Category Archives: Embedded Labs

Expanding the number of I/O lines using Microchip MCP23008

A microcontroller comes with a limited number of general purpose input and output (GPIO) ports. However, some applications may require more ports than are available on the microcontroller. In such a case, GPIO expanders can be used to increase the I/O capability of the microcontroller. MCP23008 is one such device (manufactured by Microchip Technology) which provides an easy I/O expansion using 2-wire serial interface. This tutorial illustrates how to add an extra 8-bit I/O port to PIC12683 microcontroller (which has only 6 I/O pins) using MCP23008. A seven segment LED display and a tact switch will be connected to the

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Lab 12: Basics of LED dot matrix display

We covered how to interface seven segment LED displays to a PIC microcontroller in two sections: Lab 6 and Lab 11. Today, we will move on to interfacing an LED dot matrix display. LED dot matrices are very popular means of displaying information as it allows both static and animated text and images. Perhaps, you have encountered them at gas stations displaying the gas prices, or in the public places and alongside highways, displaying advertisements on large dot matrix panels. In this experiment, we will discuss about the basic structure of a monochrome (single color) LED dot matrix and its

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Lab 11: Multiplexing seven segment LED displays

In Lab 6, we discussed about interfacing a seven segment LED display to a PIC microcontroller. The seven segments were driven individually through separate I/O pins of the microcontroller. If we do just like that then for 4 seven segment LED displays, 28 I/O pins will be required, which is quite a bit of resources and is not affordable by mid-range PIC microcontrollers. That’s why a multiplexing technique is used for driving multiple seven segment displays. This tutorial shows how to multiplex 4 common anode type seven segment LED displays with a PIC16F628A microcontroller.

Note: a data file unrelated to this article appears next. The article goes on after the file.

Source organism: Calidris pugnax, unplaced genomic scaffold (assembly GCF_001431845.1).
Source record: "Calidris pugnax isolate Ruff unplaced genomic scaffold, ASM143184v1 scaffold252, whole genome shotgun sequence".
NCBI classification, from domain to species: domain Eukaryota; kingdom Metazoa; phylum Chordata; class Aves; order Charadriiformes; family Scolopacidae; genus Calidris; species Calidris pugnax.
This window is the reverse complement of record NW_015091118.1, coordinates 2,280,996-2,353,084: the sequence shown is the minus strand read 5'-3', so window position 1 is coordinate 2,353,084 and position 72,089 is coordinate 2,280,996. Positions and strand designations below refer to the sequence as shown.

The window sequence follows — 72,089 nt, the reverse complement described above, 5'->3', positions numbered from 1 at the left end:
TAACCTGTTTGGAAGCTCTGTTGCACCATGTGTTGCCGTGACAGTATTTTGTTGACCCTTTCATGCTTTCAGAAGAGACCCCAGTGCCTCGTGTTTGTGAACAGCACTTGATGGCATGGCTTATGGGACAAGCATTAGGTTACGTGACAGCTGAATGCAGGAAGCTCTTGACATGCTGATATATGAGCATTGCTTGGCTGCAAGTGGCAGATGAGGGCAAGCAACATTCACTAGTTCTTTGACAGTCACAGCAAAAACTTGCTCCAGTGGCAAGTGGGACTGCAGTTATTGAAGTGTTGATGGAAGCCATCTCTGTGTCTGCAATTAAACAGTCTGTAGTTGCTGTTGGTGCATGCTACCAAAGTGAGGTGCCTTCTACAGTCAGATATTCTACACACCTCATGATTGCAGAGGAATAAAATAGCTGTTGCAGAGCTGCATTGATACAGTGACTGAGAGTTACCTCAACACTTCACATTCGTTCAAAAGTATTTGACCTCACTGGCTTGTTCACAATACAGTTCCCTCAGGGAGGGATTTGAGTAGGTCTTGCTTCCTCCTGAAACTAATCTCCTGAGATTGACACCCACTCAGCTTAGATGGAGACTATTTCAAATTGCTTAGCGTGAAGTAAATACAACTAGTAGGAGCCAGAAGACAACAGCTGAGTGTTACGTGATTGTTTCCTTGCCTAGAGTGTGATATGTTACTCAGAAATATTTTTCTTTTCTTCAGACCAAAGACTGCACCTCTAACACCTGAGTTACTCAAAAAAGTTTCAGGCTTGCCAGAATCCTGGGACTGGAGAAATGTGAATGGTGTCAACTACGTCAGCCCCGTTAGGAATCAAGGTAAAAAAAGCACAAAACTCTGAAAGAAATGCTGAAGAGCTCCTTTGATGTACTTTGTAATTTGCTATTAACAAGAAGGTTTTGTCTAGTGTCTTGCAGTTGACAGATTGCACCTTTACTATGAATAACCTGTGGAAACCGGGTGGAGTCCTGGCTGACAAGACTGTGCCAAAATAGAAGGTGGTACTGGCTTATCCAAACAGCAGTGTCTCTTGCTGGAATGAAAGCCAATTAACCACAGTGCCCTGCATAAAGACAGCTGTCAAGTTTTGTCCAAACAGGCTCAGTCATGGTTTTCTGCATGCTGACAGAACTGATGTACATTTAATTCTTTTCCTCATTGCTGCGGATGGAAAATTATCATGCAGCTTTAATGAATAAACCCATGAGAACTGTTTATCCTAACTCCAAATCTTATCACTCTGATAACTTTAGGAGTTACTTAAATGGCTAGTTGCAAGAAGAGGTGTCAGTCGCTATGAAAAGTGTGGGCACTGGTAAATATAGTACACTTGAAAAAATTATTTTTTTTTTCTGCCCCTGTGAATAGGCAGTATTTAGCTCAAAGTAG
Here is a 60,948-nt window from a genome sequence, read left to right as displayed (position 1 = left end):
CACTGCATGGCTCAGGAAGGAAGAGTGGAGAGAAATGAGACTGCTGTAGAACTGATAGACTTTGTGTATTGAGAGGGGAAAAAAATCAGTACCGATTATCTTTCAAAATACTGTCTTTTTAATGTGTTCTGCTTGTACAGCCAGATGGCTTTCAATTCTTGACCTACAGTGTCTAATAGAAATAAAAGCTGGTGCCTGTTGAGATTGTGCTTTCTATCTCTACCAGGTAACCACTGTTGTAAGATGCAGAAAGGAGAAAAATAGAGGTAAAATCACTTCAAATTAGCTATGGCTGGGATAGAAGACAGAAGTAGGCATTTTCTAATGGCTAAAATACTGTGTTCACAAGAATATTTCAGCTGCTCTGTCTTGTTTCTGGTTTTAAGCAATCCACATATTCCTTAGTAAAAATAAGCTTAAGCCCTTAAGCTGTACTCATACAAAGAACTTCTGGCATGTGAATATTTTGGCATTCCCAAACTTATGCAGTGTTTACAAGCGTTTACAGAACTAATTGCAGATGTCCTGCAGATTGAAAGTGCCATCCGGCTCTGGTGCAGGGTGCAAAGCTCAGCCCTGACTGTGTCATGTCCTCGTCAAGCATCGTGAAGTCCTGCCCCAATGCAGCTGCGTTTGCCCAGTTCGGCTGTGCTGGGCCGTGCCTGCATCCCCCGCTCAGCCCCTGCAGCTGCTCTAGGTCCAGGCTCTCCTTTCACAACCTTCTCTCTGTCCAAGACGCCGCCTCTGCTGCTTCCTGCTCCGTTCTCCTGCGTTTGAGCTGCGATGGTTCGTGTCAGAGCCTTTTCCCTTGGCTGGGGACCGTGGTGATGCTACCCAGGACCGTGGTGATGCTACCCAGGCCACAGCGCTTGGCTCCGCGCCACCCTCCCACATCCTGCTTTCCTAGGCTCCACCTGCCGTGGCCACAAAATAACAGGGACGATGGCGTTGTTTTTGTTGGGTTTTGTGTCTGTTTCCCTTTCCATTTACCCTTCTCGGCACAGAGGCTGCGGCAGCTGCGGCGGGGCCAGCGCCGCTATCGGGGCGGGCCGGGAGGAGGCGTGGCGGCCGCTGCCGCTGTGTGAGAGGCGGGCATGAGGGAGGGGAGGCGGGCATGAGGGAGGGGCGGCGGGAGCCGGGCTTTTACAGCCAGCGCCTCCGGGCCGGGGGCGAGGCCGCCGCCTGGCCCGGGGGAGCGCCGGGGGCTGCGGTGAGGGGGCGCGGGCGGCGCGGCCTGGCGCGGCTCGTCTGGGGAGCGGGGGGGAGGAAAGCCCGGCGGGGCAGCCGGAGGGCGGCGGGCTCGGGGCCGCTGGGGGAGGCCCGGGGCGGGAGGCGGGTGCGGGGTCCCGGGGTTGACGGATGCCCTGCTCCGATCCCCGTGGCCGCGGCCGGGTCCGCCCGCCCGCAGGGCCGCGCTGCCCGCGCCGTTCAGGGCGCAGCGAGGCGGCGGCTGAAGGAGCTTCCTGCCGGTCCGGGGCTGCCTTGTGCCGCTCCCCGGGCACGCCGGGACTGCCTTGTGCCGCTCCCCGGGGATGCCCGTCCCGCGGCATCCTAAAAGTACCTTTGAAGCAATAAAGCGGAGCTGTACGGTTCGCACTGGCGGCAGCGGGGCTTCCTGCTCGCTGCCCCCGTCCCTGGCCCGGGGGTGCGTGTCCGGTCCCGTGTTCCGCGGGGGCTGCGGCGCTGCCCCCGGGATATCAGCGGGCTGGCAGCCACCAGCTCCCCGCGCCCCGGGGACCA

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Lab 10: DC motor interfacing to PICMicro

Description Perhaps one of the most entertaining things to do with an embedded microcontroller is to get it to actually move something. Three very popular devices used to “make things move” include dc motors, RC servos, and stepper motors. This lab session will look at how you can interface a dc motor to a PIC microcontroller. Required Theory DC motors are simple two-lead, electrically controlled devices that convert electrical power into mechanical power through the interaction of two magnetic fields. One field is usually produced by a stationary permanent magnet (on the stator), and the other field is produced by

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Breadboard module for PIC16F628A

Here’s another breadboard module that carries a PIC16F628A microcontroller. The power supply pins and the I/O ports of the PIC16F628A microcontroller are accessed through male headers. It can be easily plugged into a breadboard and is very useful for quick prototyping. It frees up a lot of space on the breadboard since the oscillator, reset, and ICSP circuits are already built on the module. It is different from the previous PIC16F688 breadboard module in the way that the microcontroller now runs with an external 4.0 MHz crystal. So, this module will be more appropriate for experiments that require accurate timing

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